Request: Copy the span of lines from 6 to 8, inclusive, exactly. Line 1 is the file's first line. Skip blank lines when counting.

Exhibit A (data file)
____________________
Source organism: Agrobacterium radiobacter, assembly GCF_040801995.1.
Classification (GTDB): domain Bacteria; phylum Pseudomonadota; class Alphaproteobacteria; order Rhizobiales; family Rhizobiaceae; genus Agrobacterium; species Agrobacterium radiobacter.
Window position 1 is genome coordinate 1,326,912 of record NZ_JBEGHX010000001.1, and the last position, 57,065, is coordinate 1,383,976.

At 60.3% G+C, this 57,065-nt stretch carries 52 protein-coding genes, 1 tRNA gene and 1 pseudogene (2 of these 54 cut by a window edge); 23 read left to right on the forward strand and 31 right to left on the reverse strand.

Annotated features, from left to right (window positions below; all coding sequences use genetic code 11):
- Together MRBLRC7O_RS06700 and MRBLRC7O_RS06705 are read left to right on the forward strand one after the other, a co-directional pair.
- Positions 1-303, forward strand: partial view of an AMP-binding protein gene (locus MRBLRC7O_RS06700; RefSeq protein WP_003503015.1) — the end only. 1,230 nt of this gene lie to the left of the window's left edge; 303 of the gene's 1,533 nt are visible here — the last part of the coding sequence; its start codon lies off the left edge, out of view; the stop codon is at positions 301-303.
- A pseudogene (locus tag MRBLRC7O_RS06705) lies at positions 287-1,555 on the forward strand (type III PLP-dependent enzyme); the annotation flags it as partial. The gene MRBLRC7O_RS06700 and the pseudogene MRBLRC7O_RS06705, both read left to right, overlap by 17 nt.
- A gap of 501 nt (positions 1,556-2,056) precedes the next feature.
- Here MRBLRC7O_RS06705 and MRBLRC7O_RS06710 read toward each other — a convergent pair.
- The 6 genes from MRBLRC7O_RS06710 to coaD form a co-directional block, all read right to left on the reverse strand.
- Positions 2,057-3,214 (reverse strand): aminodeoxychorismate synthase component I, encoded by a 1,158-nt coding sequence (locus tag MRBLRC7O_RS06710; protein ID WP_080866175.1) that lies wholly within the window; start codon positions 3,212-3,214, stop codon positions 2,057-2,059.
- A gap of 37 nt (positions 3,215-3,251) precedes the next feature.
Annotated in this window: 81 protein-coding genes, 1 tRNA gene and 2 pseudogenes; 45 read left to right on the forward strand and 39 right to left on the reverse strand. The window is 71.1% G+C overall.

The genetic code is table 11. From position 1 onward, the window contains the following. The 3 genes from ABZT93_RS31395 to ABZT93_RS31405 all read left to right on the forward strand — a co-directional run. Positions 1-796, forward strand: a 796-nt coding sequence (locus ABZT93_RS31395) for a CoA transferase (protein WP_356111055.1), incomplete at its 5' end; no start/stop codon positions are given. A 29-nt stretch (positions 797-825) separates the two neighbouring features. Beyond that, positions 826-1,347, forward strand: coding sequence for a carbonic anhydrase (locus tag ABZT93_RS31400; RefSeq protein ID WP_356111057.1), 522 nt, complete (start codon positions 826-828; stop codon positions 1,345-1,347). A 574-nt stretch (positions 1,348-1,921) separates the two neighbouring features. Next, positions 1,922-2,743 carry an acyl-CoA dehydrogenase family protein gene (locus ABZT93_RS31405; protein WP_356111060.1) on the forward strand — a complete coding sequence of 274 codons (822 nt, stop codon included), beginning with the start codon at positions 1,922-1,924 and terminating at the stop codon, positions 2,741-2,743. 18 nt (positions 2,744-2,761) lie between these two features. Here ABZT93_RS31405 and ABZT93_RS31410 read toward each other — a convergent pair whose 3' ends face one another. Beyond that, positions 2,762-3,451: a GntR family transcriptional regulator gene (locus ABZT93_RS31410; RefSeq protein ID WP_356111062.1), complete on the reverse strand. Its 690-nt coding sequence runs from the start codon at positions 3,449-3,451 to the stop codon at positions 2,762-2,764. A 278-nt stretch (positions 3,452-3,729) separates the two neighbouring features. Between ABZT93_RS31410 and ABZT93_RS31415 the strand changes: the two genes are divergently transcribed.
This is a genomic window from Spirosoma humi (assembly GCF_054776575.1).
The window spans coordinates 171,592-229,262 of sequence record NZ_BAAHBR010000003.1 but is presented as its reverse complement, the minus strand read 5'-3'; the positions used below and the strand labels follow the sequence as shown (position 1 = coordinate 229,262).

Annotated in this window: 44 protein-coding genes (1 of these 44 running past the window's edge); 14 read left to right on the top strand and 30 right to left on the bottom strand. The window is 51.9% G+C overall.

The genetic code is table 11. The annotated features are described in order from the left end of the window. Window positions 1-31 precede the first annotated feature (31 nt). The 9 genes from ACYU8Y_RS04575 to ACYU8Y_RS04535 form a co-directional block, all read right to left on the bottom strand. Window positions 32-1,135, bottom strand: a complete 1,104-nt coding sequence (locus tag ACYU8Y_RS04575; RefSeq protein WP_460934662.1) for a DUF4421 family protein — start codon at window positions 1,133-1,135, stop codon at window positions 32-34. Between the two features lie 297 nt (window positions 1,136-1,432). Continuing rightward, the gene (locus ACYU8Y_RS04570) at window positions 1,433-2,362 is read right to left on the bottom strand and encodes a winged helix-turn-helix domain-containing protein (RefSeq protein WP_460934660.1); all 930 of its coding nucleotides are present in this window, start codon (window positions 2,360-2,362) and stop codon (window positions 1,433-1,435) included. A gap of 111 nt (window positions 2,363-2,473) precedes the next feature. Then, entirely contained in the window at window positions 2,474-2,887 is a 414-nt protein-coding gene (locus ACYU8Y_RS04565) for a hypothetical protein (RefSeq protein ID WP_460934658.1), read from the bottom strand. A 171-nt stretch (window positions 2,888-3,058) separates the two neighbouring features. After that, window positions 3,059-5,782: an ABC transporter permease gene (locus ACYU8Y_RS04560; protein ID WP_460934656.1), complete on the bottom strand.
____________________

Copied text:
- Together MRBLRC7O_RS06700 and MRBLRC7O_RS06705 are read left to right on the forward strand one after the other, a co-directional pair.
- Positions 1-303, forward strand: partial view of an AMP-binding protein gene (locus MRBLRC7O_RS06700; RefSeq protein WP_003503015.1) — the end only. 1,230 nt of this gene lie to the left of the window's left edge; 303 of the gene's 1,533 nt are visible here — the last part of the coding sequence; its start codon lies off the left edge, out of view; the stop codon is at positions 301-303.
- A pseudogene (locus tag MRBLRC7O_RS06705) lies at positions 287-1,555 on the forward strand (type III PLP-dependent enzyme); the annotation flags it as partial. The gene MRBLRC7O_RS06700 and the pseudogene MRBLRC7O_RS06705, both read left to right, overlap by 17 nt.